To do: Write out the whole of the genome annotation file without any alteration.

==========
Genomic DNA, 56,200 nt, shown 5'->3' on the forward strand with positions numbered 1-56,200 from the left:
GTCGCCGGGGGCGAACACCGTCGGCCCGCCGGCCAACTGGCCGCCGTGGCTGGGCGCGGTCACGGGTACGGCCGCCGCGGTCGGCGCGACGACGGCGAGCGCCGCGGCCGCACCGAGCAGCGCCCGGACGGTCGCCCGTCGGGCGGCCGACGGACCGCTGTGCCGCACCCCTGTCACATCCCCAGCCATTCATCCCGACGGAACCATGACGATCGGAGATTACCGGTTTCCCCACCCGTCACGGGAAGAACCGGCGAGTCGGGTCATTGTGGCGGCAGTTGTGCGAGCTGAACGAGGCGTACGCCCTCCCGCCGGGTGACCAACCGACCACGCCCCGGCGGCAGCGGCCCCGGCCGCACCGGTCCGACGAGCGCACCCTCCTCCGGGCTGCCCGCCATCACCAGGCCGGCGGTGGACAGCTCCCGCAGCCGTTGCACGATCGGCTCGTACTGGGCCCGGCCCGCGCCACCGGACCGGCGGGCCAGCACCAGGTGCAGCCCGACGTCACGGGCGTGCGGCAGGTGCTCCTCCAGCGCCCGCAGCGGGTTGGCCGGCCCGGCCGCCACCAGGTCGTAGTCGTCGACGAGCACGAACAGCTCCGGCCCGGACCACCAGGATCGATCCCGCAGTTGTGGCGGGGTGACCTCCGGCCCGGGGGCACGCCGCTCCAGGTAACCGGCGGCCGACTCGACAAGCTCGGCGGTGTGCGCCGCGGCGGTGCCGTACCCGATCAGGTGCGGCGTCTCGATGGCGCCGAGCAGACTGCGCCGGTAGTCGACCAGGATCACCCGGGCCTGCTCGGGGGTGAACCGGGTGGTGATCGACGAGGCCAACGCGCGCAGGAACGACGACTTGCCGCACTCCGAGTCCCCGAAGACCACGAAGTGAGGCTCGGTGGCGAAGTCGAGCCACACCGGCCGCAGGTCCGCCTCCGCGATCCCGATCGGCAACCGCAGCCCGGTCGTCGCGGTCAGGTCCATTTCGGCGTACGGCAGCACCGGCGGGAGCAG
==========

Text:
Genomic DNA, 56,200 nt, shown 5'->3' on the forward strand with positions numbered 1-56,200 from the left:
GTCGCCGGGGGCGAACACCGTCGGCCCGCCGGCCAACTGGCCGCCGTGGCTGGGCGCGGTCACGGGTACGGCCGCCGCGGTCGGCGCGACGACGGCGAGCGCCGCGGCCGCACCGAGCAGCGCCCGGACGGTCGCCCGTCGGGCGGCCGACGGACCGCTGTGCCGCACCCCTGTCACATCCCCAGCCATTCATCCCGACGGAACCATGACGATCGGAGATTACCGGTTTCCCCACCCGTCACGGGAAGAACCGGCGAGTCGGGTCATTGTGGCGGCAGTTGTGCGAGCTGAACGAGGCGTACGCCCTCCCGCCGGGTGACCAACCGACCACGCCCCGGCGGCAGCGGCCCCGGCCGCACCGGTCCGACGAGCGCACCCTCCTCCGGGCTGCCCGCCATCACCAGGCCGGCGGTGGACAGCTCCCGCAGCCGTTGCACGATCGGCTCGTACTGGGCCCGGCCCGCGCCACCGGACCGGCGGGCCAGCACCAGGTGCAGCCCGACGTCACGGGCGTGCGGCAGGTGCTCCTCCAGCGCCCGCAGCGGGTTGGCCGGCCCGGCCGCCACCAGGTCGTAGTCGTCGACGAGCACGAACAGCTCCGGCCCGGACCACCAGGATCGATCCCGCAGTTGTGGCGGGGTGACCTCCGGCCCGGGGGCACGCCGCTCCAGGTAACCGGCGGCCGACTCGACAAGCTCGGCGGTGTGCGCCGCGGCGGTGCCGTACCCGATCAGGTGCGGCGTCTCGATGGCGCCGAGCAGACTGCGCCGGTAGTCGACCAGGATCACCCGGGCCTGCTCGGGGGTGAACCGGGTGGTGATCGACGAGGCCAACGCGCGCAGGAACGACGACTTGCCGCACTCCGAGTCCCCGAAGACCACGAAGTGAGGCTCGGTGGCGAAGTCGAGCCACACCGGCCGCAGGTCCGCCTCCGCGATCCCGATCGGCAACCGCAGCCCGGTCGTCGCGGTCAGGTCCATTTCGGCGTACGGCAGCACCGGCGGGAGCAG